Oct 12, 2015
Madhya Pradesh has taken a step ahead to prioritise mental health as a public health issue, write Shalini Ahuja and Rahul Shidhaye.
New Delhi: We know what to deliver to people with mental health conditions as there is ample “evidence” pointing towards effectiveness of drugs and psychosocial interventions in reducing the misery associated with these conditions.
Sad as it may sound, the irony is that very few of the individuals with mental health conditions receive treatment. Be it stigma within individuals and professionals, inadequacy in the number of psychiatrists, public health researchers, psychologists, nurses, social health workers or incapacity of the system to understand the needs of the community, the fact remains that the ones who need care the most don’t receive it.
Mental health conditions are classified into common mental illnesses (such as depression and anxiety), severe mental illnesses (such as schizophrenia and bipolar disorder), substance use disorders (such as alcohol use disorder) and childhood mental health disorders. Incidence and gravity of mental health conditions is on a rise in India. In 2010 within mental health conditions almost two third (64%) of the disease burden was contributed by depressive disorders and substance abuse disorders.
What is the central government doing to combat this issue?
The draft Mental Health Care Bill which preserves mental health as a right is tabled in the parliament and is awaited to be passed. India also has a National Mental Health Programme running since 1982. This programme decentralizes treatment from specialized mental hospital based care to primary health care. Despite having a NMHP India has never had a mental health policy unlike other countries such as Nepal, Nigeria, Uganda and South Africa.
The Minister of Health and Family Welfare, Government of India in October 2014 launched India’s first ever mental health policy. This policy shows a vision to work on elements such as advocacy, promotion, prevention, treatment and rehabilitation of people suffering from mental illnesses. Integrating mental health with general services, protecting rights of a person with mental illness, putting priority to safety and quality of treatment are all addressed in the policy which is also in line with the core values accepted internationally.
What are the new initiatives in Madhya Pradesh?
Madhya Pradesh has taken a step ahead to prioritise mental health as a public health issue. Department of Health Services, Government of Madhya Pradesh, in association with PRIME and EMERALD projects (Public Health Foundation of India-Sangath Collaboration) conducted workshops in early this year to develop a consensus and come up with a Mental Health Action Plan 365.
This mental health plan 365 outlines the specific actions, concerned departments, timeframes and support required to achieve the goals and objectives set out in the national mental health policy. Representatives from the state government, local bodies, civil society, service users, care givers of individuals with mental health conditions, health care providers, medical colleges, academic and research institutions, schools and colleges, private sector and media were involved in developing this plan for the state. Wide range of issues varying the from status of school mental health programme, mental health service provision in government hospitals to rights of people living in shelter homes were discussed during the course of planning.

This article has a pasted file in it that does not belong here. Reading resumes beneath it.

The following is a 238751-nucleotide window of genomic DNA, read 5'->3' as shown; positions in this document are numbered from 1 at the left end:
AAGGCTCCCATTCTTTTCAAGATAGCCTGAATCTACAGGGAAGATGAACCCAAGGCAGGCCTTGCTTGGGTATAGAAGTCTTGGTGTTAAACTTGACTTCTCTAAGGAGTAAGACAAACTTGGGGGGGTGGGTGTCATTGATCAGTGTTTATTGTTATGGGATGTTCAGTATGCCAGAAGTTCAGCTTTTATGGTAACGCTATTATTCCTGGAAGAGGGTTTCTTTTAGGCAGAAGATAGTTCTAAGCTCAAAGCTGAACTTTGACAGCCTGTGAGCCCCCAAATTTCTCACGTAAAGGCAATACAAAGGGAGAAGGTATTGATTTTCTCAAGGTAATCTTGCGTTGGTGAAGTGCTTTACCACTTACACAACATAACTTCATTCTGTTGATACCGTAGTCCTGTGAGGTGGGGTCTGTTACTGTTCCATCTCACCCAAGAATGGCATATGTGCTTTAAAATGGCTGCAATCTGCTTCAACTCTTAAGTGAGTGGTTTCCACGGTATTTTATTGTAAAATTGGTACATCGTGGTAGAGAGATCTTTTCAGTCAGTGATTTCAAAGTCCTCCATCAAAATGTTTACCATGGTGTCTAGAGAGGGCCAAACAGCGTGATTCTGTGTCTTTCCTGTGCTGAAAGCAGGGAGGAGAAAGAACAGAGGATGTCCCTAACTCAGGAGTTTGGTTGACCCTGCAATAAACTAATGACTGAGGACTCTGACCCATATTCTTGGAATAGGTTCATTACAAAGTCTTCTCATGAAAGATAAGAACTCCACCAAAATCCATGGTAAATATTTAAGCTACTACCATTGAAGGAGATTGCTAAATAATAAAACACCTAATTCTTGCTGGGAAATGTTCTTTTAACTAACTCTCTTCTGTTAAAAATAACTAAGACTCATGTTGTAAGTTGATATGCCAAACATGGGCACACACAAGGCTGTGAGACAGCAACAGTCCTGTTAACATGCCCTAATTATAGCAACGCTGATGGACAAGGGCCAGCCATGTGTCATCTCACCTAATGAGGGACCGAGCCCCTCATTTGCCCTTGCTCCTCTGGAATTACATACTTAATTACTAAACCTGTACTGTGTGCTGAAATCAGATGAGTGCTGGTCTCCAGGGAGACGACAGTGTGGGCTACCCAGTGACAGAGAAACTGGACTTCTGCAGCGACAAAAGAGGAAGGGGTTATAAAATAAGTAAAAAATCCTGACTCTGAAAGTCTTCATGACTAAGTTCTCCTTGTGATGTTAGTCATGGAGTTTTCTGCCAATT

The plan goes beyond implementing the district mental health programme, it envisages provision of procurement of antipsychotics within the essential drug list of community and primary health centres, ensuring dissemination of training material to all the health providers providing mental health care in the state, ensures data flow on mental health conditions within the routine information systems and coming up with innovative ways in generating awareness within community and health workforce.
The action plan for the state also addresses the needs of vulnerable people living with mental illnesses. Sensitizing police and the judicial system, providing mental health services in homeless shelters and in prisons are few of the initiatives indicated in the plan. The growing suicide burden is planned to be addressed by initiating discussion on a suicide prevention programme, life skills programme and a mental health helpline. While the plan is getting approved by the state, capacity building initiatives of training medical officers on mental health have begun.
It is mooted that interplay within departments working for mental health at higher levels and convergence amongst departments at the community level shall help in putting the plan into action.
To enhance coverage and improve the quality of mental health services, mental health action plan 365 for Madhya Pradesh offers a robust policy framework. It is likely that the MP model for implementing mental health integrating with general health service shall also be adapted by other states in the near future.
Rahul Shidhaye works as a Research Scientist with Public Health Foundation of India. Shalini Ahuja is a Research Fellow, Public Health Foundation of India.